Australia remains on my list of favourite countries. This year one of my top experiences was my sojourn in Kangaroo Island, South Australia, a pristine stretch of beaches, prolific wild life, and some great fresh food.  I loved the remarkable Rocks- great rock formations, the Seal Bay with Australian sea lions and spotting goannas, kangaroos and echidnas. Visiting a honey farm, discovering local artists, feeding pelicans and enjoying the stunning location of Southern Ocean Lodge on cliff top location were some highlights of this trip.

7.         Bewitched by Baden Baden

My travels took me to a string of Spa towns with ancient Roman Baths and a spa culture in South West Germany.  The winner of the lot was quaint Baden Baden, filled with parks, a historic casino, a Faberge Museum and even a Vintage Car rally.  We walked through the town studded with some stunning architecture, took a funicular to the steepest mountain here, soaked for hours in a Spa and made some amazing friends.

8.        In the shadow of the largest monolith- Ayers Rock

This was a visit I dreamt of for a long time, and when I was finally in the shadow of the great Uluru, it was nothing short of pure magic. Walking around the rock, I saw myriad life forms, rock paintings and listened to various myths and legends. My hotel Longitude 131 had an amazing front seat location to the Rock. I trekked in Walpa Gorge, enjoyed dot art galleries and soaked in the tranquillity and remoteness of this location. This for me was truly the spiritual heart of the Australian continent.

9.        Fifty shades of Blue

  My visit to the lowest, flattest country in the world, Maldives was spectacular. Being pampered at Ultra luxe properties like the Dusit Thani and Anantara as well as a peek into life beyond the resorts, a shot at snorkelling, catching sight of amoebic blue blips of ring shaped coral atolls called faroes, from a seaplane, were all unforgettable experiences. Dolphin watching, a cocktail party knee deep in water, fabulous food, what’s not to love? The only disaster of the year happened towards the end of my trip- dropped my brand new SLR camera into the ocean and learnt a very costly lesson!

10.     Pursuing happiness in Bhutan

I finished the year with a bang. In Bhutan- the Land of the thunder Dragon, with a glorious view of the highest mountains in the world.  Chortens, prayer wheels, fluttering prayer flags, mist shrouded mountains and plunging valleys, spicy food, maroon robed monks and a riot of colour and artistry this was truly a great finish to the year. The pristine landscape, the warmth of the people and the spiritual vibes of this country totally enchanted me. On my next wish list for Bhutan is Bumthang touted to be the Switzerland of the country.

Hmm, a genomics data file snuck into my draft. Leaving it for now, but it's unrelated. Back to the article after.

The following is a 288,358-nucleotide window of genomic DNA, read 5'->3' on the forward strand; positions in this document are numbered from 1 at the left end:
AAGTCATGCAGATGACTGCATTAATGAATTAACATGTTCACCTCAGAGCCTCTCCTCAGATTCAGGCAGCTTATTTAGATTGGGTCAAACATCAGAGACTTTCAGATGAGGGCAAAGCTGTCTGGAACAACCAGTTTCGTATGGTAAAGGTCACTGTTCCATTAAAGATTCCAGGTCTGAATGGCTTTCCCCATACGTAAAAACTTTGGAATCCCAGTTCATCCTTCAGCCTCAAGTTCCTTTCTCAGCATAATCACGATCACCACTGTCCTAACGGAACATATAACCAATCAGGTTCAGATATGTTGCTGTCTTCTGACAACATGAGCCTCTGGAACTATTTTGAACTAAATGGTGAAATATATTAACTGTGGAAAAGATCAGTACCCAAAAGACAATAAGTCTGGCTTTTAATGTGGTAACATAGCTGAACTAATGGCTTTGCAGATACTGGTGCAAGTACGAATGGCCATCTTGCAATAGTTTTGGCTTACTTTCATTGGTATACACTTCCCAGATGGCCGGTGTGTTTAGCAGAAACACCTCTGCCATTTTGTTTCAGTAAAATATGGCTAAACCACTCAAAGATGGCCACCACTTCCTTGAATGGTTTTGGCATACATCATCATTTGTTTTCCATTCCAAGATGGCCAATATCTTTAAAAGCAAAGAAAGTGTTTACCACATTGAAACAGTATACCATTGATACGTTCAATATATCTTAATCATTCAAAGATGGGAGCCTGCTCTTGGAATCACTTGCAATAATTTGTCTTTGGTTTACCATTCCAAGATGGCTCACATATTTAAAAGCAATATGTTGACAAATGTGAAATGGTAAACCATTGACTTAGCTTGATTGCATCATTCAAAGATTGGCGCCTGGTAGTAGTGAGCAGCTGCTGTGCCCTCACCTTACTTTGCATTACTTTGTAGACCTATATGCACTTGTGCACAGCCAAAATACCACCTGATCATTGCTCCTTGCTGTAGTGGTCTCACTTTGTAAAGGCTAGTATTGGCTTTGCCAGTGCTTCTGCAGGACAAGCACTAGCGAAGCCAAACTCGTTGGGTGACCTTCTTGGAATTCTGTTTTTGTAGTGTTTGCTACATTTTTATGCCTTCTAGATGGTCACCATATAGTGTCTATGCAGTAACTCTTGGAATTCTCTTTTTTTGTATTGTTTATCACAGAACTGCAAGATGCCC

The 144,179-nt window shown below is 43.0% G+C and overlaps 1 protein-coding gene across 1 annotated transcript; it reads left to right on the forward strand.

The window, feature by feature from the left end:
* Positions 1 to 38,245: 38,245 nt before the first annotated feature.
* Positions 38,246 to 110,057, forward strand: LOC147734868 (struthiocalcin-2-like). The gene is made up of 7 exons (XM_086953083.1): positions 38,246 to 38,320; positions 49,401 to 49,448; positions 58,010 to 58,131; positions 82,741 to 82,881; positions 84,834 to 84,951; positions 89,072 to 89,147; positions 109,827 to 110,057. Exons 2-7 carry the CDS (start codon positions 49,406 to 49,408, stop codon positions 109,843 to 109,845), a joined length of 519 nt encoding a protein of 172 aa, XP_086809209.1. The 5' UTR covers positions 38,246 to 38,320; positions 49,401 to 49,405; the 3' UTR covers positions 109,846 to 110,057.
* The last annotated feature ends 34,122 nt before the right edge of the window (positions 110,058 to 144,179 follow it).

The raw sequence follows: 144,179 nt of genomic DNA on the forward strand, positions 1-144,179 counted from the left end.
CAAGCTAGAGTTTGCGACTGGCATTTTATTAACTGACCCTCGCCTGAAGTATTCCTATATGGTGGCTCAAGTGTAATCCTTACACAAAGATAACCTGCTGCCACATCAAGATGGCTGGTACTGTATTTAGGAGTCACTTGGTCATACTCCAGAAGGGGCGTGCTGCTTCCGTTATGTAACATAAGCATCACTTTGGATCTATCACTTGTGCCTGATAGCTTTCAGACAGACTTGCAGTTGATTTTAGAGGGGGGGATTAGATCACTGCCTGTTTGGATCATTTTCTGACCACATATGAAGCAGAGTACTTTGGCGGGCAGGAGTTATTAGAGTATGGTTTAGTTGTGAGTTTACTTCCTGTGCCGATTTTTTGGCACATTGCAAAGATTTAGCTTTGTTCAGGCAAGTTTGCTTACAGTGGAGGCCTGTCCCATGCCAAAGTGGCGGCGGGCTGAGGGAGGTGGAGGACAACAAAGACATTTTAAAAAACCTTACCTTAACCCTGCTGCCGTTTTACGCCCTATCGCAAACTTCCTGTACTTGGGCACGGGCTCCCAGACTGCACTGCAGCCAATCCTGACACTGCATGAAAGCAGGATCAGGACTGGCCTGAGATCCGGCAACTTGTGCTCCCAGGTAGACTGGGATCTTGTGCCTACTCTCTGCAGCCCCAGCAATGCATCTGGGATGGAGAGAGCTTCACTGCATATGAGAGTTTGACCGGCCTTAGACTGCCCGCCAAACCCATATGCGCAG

I re-visited Tallinn, one of my favourite cities in Europe again and also took a peek into Lithuania and was suitably rewarded by beautiful Vilnius filled with steeples and spires, culture and fabulous cuisine.  I re-visited Italy and visited fascinating Naples for the first time. Would love to go back there someday along with Pompeii and the Amalfi Coast! That’s what next times are for right?

For everyone reading, I have to say that it’s powerful to write a list like this for yourself and reflect back on everything you’ve done in the past year (not confined to travel) that’s brought you great happiness. Happy travels in 2013!

Thursday, November 29, 2012

Lost in the Palace of the Lost city

 I am generally not a fan of man- made wonders. But I was in South Africa recently and was overwhelmed by the incredible Palace of the Lost City in Sun City. This over-the-top creation is nothing but grandiose. You can stay busy in this man- made extravaganza for days.

I opened my windows to tribal- style cabanas and a swimming pool with a giant sun mosaic, water spouting out of seashells and waterfalls roaring from every corner. 

 The rotunda ceiling in the lobby with a jungle motif alive with animals and birds was created by five artists ‘in the same way as Michelangelo painted the Sistine chapel!

Stone lions and cheetahs stare from the rooftops, there are colonnades, gigantic chandeliers and soaring arches, wherever you look. The theme is based on a legend of a North African tribe which built its city here and which was destroyed in a volcanic explosion- a lost empire which was re-created out of the dry bush veldt.

The details astounded me: 6500 light fittings, 50,000 square metres of carpets, a table made from eight different kinds of wood costing 3. 5 million rand, tapestries woven by two women from Swaziland over two years and 3400 square metres of murals all creating a fantasy land of gargantuan proportions!